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Career Planning

Upon acceptance into the criminal justice program, each student is assigned a faculty adviser who assists in formulating career goals and planning a field of study in accordance with those goals.

Through core courses, students are exposed to the widest possible range of perspectives from which to view crime and the nature of criminal justice administration, thus broadening their career options.

With faculty guidance, students select professional electives in a specific area of interest from courses offered within the program, within the college or in any of RIT's other eight colleges.

Career Opportunities

Program alumni have entered a variety of careers in the criminal justice system directly following graduation or after completing graduate studies. Many graduates are engaged in law enforcement careers in agencies at all levels of government. At the state and federal level, graduates are pursuing careers in such agencies as the Federal Bureau of Investigation, Secret Service, Marshal's Service, Naval Intelligence Service, U.S. Customs and Border Protection, Centers for Disease Control, Homeland Security, Department of the Interior, and National Park Service, among others. A number have advanced in rank to positions of command, including several chiefs and deputy chiefs.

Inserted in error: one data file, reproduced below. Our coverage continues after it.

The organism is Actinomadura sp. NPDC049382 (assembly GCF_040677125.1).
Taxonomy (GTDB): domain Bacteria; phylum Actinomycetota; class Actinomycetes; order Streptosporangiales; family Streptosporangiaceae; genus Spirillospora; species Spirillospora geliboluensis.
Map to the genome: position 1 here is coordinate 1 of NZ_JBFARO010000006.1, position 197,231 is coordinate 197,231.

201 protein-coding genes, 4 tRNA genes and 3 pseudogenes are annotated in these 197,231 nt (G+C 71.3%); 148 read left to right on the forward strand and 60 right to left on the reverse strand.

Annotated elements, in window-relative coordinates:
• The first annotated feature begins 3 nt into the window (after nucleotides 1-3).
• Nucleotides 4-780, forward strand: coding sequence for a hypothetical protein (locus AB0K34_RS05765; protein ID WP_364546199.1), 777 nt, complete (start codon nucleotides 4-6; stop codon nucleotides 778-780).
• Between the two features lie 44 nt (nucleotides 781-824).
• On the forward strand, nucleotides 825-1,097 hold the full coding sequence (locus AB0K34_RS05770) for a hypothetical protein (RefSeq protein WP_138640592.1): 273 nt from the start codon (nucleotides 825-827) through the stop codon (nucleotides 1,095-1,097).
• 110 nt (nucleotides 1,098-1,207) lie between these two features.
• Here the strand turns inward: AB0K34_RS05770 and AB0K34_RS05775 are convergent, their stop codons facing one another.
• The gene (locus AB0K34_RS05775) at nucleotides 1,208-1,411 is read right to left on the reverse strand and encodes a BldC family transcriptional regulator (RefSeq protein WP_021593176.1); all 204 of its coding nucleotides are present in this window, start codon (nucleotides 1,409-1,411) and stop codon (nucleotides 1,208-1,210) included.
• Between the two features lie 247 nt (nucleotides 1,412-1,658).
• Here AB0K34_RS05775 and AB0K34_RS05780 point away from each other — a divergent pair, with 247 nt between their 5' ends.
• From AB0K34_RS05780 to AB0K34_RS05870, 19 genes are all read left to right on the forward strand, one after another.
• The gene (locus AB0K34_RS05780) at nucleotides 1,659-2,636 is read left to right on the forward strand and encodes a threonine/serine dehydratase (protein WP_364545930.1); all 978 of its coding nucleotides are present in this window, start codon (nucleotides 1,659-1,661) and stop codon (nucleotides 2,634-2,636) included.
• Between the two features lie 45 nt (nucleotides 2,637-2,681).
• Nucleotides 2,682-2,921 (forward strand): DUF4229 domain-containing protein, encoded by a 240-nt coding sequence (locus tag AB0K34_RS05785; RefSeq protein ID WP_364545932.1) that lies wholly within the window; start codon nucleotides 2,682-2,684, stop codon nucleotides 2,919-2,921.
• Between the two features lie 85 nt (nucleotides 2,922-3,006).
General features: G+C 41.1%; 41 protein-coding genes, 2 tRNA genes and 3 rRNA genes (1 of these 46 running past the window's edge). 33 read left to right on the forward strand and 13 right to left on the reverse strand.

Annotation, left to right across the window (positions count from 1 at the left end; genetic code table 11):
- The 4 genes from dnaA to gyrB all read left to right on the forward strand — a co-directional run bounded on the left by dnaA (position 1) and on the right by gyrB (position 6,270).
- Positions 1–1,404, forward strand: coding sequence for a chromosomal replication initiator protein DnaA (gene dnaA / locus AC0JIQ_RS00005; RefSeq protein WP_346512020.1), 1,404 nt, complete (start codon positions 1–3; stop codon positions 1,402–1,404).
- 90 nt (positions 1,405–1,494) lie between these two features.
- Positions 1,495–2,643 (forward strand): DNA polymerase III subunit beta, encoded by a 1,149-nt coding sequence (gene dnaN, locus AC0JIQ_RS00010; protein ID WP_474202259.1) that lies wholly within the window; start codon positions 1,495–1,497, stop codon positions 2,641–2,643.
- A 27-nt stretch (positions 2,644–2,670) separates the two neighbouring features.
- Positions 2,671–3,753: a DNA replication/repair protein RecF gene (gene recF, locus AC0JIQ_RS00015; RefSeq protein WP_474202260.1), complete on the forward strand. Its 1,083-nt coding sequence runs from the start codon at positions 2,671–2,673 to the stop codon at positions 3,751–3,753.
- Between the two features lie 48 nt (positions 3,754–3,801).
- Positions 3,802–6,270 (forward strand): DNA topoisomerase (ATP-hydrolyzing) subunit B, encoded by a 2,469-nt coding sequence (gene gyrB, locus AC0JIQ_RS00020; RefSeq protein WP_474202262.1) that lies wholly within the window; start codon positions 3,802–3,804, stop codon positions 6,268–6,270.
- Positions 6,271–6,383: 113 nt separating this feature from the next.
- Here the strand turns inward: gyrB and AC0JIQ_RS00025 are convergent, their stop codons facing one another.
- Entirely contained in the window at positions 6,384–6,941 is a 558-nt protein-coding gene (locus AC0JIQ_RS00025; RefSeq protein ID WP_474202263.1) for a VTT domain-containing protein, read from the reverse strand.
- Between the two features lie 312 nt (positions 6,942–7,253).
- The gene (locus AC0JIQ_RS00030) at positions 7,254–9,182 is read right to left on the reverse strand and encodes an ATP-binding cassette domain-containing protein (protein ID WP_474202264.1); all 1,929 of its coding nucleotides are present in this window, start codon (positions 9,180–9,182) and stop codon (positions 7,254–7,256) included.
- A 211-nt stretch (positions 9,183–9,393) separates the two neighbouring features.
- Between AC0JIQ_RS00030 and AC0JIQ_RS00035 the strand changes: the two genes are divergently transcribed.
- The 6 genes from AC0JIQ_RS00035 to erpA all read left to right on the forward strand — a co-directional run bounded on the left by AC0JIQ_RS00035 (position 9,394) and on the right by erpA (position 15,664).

Other alumni work as correctional officers, counselors, probation officers, and parole officers, and some have advanced to administrative positions. A significant number have completed law school and entered the legal profession as prosecutors, public defenders, in private practice, or in the state or the U.S. attorney generals' offices. Others serve the legal profession as investigators or paralegals.

Consistent with the liberal arts/social science nature of the program, some graduates have attained advanced degrees in related areas and are teaching at the secondary and college level. Others have become psychologists, social workers, drug and alcoholism counselors, youth service specialists, and victim assistance and rape crisis counselors. Some have completed advanced degrees in business, public policy, public administration, criminology, and criminal justice.